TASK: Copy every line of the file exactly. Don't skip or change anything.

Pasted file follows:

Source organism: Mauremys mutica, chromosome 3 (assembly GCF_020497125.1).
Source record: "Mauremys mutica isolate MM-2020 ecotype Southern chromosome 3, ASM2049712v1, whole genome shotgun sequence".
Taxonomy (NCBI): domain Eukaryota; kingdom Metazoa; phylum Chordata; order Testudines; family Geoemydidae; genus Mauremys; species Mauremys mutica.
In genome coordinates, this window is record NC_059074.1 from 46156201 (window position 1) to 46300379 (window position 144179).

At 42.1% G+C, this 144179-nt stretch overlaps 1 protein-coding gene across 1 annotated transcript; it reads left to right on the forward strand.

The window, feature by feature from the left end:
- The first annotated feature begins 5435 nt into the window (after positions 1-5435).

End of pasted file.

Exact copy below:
Source organism: Mauremys mutica, chromosome 3 (assembly GCF_020497125.1).
Source record: "Mauremys mutica isolate MM-2020 ecotype Southern chromosome 3, ASM2049712v1, whole genome shotgun sequence".
Taxonomy (NCBI): domain Eukaryota; kingdom Metazoa; phylum Chordata; order Testudines; family Geoemydidae; genus Mauremys; species Mauremys mutica.
In genome coordinates, this window is record NC_059074.1 from 46156201 (window position 1) to 46300379 (window position 144179).

At 42.1% G+C, this 144179-nt stretch overlaps 1 protein-coding gene across 1 annotated transcript; it reads left to right on the forward strand.

The window, feature by feature from the left end:
- The first annotated feature begins 5435 nt into the window (after positions 1-5435).